- Posted by Paul Towers
- On July 10, 2015
- 0 Comments
- Blue Prints Apparel, Lawrence Ly
A month or so ago I had the opportunity to speak with Lawrence Ly (owner of Blueprints Apparel) about my blog, Project Startup, and a company he was working for, Edisse. This initial correspondence led to an article on Edisse, and their technology, Guardian, which continues to be the most popular article I have posted to date.
Since then Lawrence has provided me with some great advice with regards to my own learning and development in coding and also spoke about his life and how he views entrepreneurship and business. After hearing these initial thoughts I knew it was time to catch up with Lawrence and get his words down on paper so that I could share them via my blog.
This is not your typical article about a startup, a founder or even a great team. It is all of that and more. It is about the way you approach life, business and entrepreneurship and how you can engineer the way you live to continually grow and develop.
Lawrence’s story starts when he was working in Insurance for QBE, one of Australia’s largest insurance providers, he was frustrated in this role after reading ridiculous business plans and not being fulfilled in what he was doing. As a result he quit and went to live in Hong Kong where he worked for a charity helping rehabilitate drug addicts.
While this was an immensely rewarding experience Lawrence did eventually return to Australia and then that he wanted to start his own thing. His past experience in volunteer work however led him to working with the Wesley Mission where he worked alongside a lot of University Students. It was here that he got his first idea. The University Students would often talk about needing good quality t-shirts for the various groups or associations, yet didn’t really know where to go to get this done.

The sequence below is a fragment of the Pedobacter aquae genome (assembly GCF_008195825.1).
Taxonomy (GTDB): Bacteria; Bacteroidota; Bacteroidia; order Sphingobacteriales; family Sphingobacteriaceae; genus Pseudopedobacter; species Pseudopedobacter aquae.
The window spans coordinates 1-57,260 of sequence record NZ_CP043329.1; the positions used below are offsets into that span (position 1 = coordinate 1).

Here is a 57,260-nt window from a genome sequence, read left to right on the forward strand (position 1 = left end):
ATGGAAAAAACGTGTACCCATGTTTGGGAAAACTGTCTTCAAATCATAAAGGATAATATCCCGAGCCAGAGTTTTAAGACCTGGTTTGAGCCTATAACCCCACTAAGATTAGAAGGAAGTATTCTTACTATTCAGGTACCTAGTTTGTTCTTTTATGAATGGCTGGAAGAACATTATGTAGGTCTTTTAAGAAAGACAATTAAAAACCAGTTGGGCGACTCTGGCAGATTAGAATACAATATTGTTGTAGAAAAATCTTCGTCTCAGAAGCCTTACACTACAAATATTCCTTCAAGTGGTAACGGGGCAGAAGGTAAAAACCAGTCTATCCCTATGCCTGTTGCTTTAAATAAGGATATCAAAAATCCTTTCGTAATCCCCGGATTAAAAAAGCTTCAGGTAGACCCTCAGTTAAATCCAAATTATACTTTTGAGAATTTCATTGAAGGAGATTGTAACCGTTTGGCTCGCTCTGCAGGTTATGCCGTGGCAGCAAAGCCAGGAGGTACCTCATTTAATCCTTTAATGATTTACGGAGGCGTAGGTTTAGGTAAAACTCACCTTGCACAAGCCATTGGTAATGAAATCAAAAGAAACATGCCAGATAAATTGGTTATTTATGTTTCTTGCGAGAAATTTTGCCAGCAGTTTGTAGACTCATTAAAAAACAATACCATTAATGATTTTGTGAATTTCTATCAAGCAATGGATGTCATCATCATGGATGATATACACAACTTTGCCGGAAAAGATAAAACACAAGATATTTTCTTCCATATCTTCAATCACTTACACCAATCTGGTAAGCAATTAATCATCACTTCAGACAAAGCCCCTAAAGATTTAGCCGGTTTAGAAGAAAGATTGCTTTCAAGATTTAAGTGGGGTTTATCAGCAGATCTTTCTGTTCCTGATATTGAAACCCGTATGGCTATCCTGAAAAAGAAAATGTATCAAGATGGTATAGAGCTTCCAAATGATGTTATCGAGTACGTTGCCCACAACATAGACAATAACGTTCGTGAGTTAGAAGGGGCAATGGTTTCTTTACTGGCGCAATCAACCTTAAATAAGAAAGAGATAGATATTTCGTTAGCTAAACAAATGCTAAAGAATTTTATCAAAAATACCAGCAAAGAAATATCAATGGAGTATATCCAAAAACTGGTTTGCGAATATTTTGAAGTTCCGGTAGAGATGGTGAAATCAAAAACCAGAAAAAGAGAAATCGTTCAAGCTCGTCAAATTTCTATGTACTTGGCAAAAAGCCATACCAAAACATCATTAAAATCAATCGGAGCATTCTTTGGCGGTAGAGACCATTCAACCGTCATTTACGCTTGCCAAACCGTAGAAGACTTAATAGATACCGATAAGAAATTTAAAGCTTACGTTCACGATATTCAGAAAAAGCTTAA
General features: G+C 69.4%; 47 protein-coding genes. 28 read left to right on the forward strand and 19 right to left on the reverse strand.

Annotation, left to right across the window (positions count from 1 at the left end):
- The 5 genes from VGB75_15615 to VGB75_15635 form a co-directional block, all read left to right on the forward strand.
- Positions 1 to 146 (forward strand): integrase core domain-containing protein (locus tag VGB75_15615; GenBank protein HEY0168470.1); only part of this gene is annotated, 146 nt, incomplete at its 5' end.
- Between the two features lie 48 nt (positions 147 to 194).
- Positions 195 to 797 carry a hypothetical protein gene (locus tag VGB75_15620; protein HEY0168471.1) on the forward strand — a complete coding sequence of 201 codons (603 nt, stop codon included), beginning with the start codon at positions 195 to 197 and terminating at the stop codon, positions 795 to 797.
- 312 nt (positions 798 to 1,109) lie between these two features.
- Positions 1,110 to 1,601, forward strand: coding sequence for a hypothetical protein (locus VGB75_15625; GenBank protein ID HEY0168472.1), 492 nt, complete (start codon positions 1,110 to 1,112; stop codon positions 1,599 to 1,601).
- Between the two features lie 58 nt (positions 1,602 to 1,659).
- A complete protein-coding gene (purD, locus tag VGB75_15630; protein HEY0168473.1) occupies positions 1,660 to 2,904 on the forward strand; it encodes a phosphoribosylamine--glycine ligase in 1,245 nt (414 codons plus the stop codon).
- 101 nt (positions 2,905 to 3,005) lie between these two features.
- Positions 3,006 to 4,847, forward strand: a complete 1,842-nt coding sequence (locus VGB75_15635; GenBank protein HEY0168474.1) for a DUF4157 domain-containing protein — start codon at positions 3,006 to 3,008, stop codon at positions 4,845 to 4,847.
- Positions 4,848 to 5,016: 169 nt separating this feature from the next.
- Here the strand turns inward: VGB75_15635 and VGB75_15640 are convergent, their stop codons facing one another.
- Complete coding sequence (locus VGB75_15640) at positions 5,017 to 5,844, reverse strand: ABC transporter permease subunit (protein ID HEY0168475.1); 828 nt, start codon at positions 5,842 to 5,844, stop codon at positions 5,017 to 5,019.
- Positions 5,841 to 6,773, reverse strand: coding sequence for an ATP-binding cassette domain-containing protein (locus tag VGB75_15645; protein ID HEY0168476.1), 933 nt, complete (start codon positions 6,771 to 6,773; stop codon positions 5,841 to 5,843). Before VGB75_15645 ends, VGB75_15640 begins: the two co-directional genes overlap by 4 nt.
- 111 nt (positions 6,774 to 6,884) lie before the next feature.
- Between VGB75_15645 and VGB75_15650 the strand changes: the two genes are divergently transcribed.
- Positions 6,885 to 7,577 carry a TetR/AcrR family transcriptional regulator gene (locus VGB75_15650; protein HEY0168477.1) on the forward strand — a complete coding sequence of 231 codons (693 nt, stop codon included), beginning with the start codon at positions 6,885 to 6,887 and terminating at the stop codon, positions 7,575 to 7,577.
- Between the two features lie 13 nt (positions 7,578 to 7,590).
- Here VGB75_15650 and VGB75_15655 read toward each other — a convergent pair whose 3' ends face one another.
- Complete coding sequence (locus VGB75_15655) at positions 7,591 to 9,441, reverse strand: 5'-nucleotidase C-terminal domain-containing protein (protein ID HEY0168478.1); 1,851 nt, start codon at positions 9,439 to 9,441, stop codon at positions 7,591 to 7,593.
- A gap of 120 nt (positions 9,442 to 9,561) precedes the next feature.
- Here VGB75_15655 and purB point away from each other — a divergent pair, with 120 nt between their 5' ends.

Lawrence saw a gap in the market and designed to fill it. Arriving at this point in time really validates the approach Lawrence has, as well as a view I also share, that being that there is opportunity everywhere and you only need to make yourself open to seeing it. By supporting yourself with different people, exposing yourself to new environments or working in a different industry or role you have the potential to undercover challenges people are facing and then look to solve them as an Entrepreneur.
So with an idea in hand Lawrence spent $20 getting a Wix website up and running and began to market via word of mouth. In addition to providing the spark for the initial idea Lawrence also went on to say that University Students are great at spreading ideas and brands via word of mouth. They meet their friends regularly, have spare time between classes and socialize a lot… the perfect breeding ground for helping ideas grow.
In fact, so success has word of mouth marketing been for Lawrence and his business Blueprints Apparel that for the first three to four years he did no external marketing. Yet the business was still growing at the rate of 100 to 200% per annum.
I was intrigued about what make his business grow so fast when he was essentially relying on the word of his initial customers to grow his business. Lawrence went on to explain that there is a requirement for every entrepreneur to deeply understand their market. Originally the perception was that people just wanted t-shirts at the cheapest possible price, yet when they received their t-shirt they were not happy with the quality or how it felt. This led to the person no longer wearing the shirt and as a result there could be no word of mouth advertising.